This past week I had the opportunity to not only attend the MA Conference for Women, but also to participate in a leadership panel about women and corporate board positions. My role on the panel was to speak about how women can promote themselves and increase their credibility and visibility so they can get a board appointment. It was a wonderful experience and I was pleasantly surprised how many women attended the panel discussion and had a keen interest in serving on either a non-profit or corporate board.
I sure that most of us are aware of the current studies that prove that having a diverse board (at least 30% women representation) contributes directly to a company’s performance. In fact, companies with more female representation, outperform companies don’t have women. This is critically important for companies to understand and implement, especially companies that wish to improve their bottom line (and who wouldn’t be interested in that?).
So what’s in it for women to serve on boards, non-profit or corporate?
There are many advantages. Board experience can offer you:
1. The opportunity to learn and apply new skills that you can add to your portfolio and resume.
2. The opportunity to network and leverage relationships with other board members who can potentially help you advance your career and broaden your influence.
3. The opportunity to give back to your community.
4. The opportunity to further develop and use your expertise.
5. The opportunity to create visibility and credibility around your personal brand.
6. The opportunity to build relationships that will bring you business.
7. The opportunity to be a part of a team that works together toward a common goal.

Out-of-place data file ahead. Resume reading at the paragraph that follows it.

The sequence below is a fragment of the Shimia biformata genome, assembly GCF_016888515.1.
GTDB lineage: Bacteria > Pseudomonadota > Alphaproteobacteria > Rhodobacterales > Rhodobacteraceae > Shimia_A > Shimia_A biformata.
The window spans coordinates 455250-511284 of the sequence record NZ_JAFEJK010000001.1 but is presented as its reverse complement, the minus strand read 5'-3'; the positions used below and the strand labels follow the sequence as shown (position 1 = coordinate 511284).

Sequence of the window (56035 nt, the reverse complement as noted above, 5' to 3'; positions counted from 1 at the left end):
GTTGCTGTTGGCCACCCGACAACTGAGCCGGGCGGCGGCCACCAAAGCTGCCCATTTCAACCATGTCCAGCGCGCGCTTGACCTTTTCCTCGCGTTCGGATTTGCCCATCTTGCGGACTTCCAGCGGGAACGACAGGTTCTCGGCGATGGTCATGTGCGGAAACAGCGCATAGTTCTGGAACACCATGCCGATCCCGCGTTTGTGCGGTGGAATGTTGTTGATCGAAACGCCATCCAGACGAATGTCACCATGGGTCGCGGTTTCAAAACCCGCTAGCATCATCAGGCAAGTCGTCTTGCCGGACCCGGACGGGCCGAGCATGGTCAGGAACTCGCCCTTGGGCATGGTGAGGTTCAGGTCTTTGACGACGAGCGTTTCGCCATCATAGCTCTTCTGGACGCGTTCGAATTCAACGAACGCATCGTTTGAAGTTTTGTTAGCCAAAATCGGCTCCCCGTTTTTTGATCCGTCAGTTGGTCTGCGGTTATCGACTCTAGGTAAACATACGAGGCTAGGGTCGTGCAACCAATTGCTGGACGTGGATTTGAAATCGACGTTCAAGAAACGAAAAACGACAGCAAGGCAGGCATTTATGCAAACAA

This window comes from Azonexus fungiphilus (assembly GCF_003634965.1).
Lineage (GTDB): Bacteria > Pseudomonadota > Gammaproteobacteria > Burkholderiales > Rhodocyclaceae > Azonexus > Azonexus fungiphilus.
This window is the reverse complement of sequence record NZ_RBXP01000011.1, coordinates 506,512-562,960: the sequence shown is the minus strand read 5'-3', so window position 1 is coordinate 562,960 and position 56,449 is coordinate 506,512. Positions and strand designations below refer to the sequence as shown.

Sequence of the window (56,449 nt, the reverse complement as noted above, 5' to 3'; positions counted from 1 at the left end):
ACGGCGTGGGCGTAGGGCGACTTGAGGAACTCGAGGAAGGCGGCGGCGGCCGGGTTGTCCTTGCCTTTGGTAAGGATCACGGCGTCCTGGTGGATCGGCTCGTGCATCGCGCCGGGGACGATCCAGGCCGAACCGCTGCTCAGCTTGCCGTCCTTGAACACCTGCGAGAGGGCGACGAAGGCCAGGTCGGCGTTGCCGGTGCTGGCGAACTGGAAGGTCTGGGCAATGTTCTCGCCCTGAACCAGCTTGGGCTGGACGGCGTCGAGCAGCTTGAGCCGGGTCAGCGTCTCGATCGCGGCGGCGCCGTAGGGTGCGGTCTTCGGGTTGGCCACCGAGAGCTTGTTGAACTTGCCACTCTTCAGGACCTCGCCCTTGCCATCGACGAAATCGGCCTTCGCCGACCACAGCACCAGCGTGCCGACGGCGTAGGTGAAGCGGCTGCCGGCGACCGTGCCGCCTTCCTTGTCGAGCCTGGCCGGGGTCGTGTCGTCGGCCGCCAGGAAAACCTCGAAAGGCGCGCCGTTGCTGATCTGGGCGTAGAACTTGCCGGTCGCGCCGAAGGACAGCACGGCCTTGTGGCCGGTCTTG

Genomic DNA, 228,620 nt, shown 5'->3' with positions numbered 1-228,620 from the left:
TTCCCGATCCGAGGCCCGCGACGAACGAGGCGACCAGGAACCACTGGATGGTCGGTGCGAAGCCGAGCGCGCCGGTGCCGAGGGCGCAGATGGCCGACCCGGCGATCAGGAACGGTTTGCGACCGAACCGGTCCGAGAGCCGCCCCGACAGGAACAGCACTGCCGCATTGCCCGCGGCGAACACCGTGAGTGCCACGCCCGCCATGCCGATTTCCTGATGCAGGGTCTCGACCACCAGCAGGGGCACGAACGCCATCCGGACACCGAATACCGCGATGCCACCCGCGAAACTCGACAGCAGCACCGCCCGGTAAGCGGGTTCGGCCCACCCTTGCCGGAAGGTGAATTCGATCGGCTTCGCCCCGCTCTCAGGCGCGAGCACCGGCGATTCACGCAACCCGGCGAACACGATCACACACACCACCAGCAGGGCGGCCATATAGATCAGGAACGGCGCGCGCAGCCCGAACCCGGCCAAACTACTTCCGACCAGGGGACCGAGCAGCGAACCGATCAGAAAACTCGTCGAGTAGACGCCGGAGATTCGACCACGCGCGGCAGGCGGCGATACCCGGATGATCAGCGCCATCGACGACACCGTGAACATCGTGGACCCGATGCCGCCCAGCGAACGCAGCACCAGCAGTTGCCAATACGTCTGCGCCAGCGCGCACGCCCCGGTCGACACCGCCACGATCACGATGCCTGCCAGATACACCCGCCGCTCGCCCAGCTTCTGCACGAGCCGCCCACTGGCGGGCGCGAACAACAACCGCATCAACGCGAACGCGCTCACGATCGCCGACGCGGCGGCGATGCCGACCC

8. The opportunity to contribute your time and energy to a cause that you are passionate about.
In summary, a seat at the table can help you in your own career efforts. Board positions often help widen your web of influence and acquaint others with your expertise and talent. Other board members can be great connectors or influencers for new job opportunities.
If sitting on a board is one of your goals, it is important to learn how to communicate your value and to network strategically so others know what you can bring to the table. First of all, let people know you want to sit on a board. Once you verbalize your intent, people will connect you to others who can possibly help you achieve this goal. As opportunities surface, evaluate them carefully based on their expectations of your time, financial contribution, and if your skill set is a good match for their needs. Most importantly, evaluate the opportunity based on whether or not this particular board can help you reach your overall career goals. Who are the other board members? Are they potentially good connectors and influencers? Look at the opportunity strategically and focus not only what you can contribute, but what this commitment can do for you.